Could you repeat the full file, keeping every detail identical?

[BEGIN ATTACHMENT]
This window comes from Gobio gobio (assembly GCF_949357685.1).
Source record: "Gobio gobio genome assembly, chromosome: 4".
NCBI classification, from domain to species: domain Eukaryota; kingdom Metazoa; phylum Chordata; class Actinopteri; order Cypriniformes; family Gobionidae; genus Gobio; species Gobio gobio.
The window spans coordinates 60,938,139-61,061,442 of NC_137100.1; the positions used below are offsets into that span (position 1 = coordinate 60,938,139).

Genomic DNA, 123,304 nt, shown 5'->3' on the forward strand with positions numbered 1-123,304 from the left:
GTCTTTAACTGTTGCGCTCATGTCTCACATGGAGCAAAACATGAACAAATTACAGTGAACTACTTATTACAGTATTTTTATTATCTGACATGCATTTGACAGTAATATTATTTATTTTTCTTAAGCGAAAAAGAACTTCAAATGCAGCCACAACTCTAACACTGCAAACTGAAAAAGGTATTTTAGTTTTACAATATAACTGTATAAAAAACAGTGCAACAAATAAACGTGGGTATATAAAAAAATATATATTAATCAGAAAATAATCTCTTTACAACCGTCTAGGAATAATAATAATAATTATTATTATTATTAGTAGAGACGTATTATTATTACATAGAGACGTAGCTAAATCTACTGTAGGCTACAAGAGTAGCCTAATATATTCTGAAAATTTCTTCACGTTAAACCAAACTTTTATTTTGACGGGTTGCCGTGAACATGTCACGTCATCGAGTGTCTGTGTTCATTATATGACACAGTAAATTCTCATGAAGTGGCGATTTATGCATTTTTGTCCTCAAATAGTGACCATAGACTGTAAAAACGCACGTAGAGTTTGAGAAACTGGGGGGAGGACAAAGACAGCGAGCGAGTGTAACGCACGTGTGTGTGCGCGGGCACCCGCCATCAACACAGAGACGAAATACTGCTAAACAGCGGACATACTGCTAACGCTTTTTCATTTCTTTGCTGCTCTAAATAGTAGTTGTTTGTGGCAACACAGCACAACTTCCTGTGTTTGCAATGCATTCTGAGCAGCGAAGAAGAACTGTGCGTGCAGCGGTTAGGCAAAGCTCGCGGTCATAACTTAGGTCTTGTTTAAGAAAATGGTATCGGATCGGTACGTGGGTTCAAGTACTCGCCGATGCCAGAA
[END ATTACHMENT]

This window comes from Gobio gobio (assembly GCF_949357685.1).
Source record: "Gobio gobio genome assembly, chromosome: 4".
NCBI classification, from domain to species: domain Eukaryota; kingdom Metazoa; phylum Chordata; class Actinopteri; order Cypriniformes; family Gobionidae; genus Gobio; species Gobio gobio.
The window spans coordinates 60,938,139-61,061,442 of NC_137100.1; the positions used below are offsets into that span (position 1 = coordinate 60,938,139).

Genomic DNA, 123,304 nt, shown 5'->3' on the forward strand with positions numbered 1-123,304 from the left:
GTCTTTAACTGTTGCGCTCATGTCTCACATGGAGCAAAACATGAACAAATTACAGTGAACTACTTATTACAGTATTTTTATTATCTGACATGCATTTGACAGTAATATTATTTATTTTTCTTAAGCGAAAAAGAACTTCAAATGCAGCCACAACTCTAACACTGCAAACTGAAAAAGGTATTTTAGTTTTACAATATAACTGTATAAAAAACAGTGCAACAAATAAACGTGGGTATATAAAAAAATATATATTAATCAGAAAATAATCTCTTTACAACCGTCTAGGAATAATAATAATAATTATTATTATTATTAGTAGAGACGTATTATTATTACATAGAGACGTAGCTAAATCTACTGTAGGCTACAAGAGTAGCCTAATATATTCTGAAAATTTCTTCACGTTAAACCAAACTTTTATTTTGACGGGTTGCCGTGAACATGTCACGTCATCGAGTGTCTGTGTTCATTATATGACACAGTAAATTCTCATGAAGTGGCGATTTATGCATTTTTGTCCTCAAATAGTGACCATAGACTGTAAAAACGCACGTAGAGTTTGAGAAACTGGGGGGAGGACAAAGACAGCGAGCGAGTGTAACGCACGTGTGTGTGCGCGGGCACCCGCCATCAACACAGAGACGAAATACTGCTAAACAGCGGACATACTGCTAACGCTTTTTCATTTCTTTGCTGCTCTAAATAGTAGTTGTTTGTGGCAACACAGCACAACTTCCTGTGTTTGCAATGCATTCTGAGCAGCGAAGAAGAACTGTGCGTGCAGCGGTTAGGCAAAGCTCGCGGTCATAACTTAGGTCTTGTTTAAGAAAATGGTATCGGATCGGTACGTGGGTTCAAGTACTCGCCGATGCCAGAA